At Oversight Hearing, GOP Senators Press NTIA Chief on Rate Regulation, Net Neutrality

Senators on Thursday said NTIA rules set regulated rates and impose net neutrality requirements.

At Oversight Hearing, GOP Senators Press NTIA Chief on Rate Regulation, Net Neutrality
Photo of Senator John Thune

WASHINGTON, June 10, 2022 – Senators at Thursday’s Oversight Committee of the Commerce Department’s National Telecommunications and Information Administration expressed concern that the agency’s rules under the Infrastructure Investment and Jobs Act do not meet Congress’s bipartisan wishes regarding regulated rates, net neutrality and wastefulness.

Sen. John Thune, R-S.D., said that some provisions in the notice of funding opportunity issued last month “disregard Congress’s intent with heavily regulated rates,” and said that the rules were in opposition to statutory prohibitions on rate regulation.

Alan Davidson, NTIA administrator and sole witness at the hearing, responded that affordability is a key goal of the rules. “We have looked at different ways to make sure that we are promoting affordability while still giving states the flexibility to approach it in the ways that are appropriate for their state.”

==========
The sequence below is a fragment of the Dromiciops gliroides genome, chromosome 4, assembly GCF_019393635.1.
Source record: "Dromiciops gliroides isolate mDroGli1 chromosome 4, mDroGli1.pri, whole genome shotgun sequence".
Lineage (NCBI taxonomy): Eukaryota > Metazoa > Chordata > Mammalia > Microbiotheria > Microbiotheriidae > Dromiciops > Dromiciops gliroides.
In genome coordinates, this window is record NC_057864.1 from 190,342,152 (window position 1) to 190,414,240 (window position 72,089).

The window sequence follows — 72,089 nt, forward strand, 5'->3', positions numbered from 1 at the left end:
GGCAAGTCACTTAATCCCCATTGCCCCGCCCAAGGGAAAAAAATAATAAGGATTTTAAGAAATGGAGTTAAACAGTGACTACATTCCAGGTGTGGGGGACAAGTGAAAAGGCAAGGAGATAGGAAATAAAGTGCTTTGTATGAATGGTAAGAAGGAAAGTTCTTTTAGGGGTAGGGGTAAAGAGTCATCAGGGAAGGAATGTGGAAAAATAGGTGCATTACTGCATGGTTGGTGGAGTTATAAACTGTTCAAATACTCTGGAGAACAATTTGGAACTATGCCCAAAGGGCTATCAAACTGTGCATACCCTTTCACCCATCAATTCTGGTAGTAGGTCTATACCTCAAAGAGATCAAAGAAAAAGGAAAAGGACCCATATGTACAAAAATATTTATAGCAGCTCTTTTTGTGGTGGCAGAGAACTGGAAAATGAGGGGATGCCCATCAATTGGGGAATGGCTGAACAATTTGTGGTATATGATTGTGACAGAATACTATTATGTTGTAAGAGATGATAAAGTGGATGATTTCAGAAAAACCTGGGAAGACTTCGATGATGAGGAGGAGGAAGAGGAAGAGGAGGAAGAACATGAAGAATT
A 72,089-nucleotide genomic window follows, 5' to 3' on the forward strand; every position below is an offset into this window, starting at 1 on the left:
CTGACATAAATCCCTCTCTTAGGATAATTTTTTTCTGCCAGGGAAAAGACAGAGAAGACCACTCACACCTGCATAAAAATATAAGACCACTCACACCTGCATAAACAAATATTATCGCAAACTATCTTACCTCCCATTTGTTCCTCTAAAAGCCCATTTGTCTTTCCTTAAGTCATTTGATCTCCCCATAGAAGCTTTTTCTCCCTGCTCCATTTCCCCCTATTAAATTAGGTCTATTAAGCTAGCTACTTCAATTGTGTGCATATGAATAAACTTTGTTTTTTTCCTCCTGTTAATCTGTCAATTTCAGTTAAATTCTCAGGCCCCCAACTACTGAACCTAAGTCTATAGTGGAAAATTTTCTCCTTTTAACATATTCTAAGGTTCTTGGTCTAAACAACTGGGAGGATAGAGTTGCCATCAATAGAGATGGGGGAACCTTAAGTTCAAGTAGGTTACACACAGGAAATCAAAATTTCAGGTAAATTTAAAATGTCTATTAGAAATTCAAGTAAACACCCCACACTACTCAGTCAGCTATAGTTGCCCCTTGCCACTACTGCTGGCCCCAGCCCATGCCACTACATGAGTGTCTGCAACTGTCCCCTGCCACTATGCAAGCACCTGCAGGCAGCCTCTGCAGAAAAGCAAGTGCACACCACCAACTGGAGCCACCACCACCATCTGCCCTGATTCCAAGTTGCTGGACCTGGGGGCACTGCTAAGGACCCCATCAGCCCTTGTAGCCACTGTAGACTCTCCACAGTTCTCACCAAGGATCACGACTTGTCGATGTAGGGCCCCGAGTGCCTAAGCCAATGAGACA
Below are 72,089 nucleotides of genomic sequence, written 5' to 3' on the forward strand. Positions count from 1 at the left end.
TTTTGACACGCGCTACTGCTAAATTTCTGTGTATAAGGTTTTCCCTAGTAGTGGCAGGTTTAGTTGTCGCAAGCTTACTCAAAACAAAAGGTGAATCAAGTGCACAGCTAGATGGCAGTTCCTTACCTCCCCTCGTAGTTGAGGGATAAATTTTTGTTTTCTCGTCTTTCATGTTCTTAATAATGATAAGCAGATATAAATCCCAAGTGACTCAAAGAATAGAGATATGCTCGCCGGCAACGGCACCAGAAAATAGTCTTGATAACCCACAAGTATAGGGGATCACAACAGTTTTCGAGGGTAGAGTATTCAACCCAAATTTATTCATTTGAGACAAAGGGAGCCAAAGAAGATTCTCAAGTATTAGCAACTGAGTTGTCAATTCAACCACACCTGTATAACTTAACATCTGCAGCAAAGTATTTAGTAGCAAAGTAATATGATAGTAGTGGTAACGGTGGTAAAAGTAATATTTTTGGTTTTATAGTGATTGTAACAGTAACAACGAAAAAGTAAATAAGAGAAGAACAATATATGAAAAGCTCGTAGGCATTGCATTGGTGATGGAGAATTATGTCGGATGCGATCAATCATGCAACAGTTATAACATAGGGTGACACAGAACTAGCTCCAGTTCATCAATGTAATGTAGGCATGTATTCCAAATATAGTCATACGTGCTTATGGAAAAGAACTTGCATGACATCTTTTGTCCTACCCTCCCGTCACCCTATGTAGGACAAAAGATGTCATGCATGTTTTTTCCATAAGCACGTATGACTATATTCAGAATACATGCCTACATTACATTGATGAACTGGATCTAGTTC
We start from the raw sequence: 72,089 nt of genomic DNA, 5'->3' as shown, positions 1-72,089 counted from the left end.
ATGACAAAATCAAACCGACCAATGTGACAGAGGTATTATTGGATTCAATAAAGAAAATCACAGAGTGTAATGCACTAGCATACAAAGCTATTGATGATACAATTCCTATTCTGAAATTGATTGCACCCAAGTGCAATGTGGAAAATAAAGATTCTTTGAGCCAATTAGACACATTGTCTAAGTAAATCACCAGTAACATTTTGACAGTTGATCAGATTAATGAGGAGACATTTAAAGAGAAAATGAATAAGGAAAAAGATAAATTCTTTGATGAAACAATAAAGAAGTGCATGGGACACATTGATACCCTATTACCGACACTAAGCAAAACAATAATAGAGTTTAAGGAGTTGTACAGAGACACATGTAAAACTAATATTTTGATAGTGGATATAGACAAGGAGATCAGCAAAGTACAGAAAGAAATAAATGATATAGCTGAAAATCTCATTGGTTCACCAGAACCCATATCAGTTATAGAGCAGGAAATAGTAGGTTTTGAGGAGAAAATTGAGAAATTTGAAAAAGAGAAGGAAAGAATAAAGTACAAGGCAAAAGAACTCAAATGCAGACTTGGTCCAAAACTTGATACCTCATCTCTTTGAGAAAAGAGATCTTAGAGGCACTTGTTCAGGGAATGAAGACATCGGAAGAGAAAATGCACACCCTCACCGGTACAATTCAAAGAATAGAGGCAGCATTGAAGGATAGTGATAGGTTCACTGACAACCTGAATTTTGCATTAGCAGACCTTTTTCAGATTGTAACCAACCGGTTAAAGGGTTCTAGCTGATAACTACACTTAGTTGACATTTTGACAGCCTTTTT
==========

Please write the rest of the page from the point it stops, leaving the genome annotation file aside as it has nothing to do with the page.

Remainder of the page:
The provisions regarding providing a low-cost broadband option in the regulations  in place to assure affordability for under or unserved communities, said Davidson.

Furthermore, he said, they do not state specific acceptable rates.

Thune further raised concerns that the NOFO prohibits subgrantees to impose “unjust or unreasonable network management practices.” He said that was a law regarding net neutrality practices, and he said that Congress had specifically excluded that from the IIJA.

Davidson replied that the provision is not a net neutrality requirement. Net neutrality is a “much broader concept” than is covered by the provision, he said.

“There are other agencies and organizations, parts of government, that are the right place to approach the net neutrality issue,” said Davidson. “This is not our role.”

Fact-checked maps are essential

The hearing further highlighted the importance of updated Federal Communications Commission maps to achieving IIJA’s goal of reaching all underserved areas while avoiding wasteful overbuilding.

Sens. Thune and Roger Wicker, R-Miss., both urged the NTIA to use completed and challenged-checked FCC maps for grant allocation – rather than preliminary versions of the maps.

“Past NTIA efforts have wasted precious tax dollars overbuilding in existing networks while not reaching the goal of reaching broadband to unserved communities,” said Wicker. “We do not want to make the same mistakes again.”

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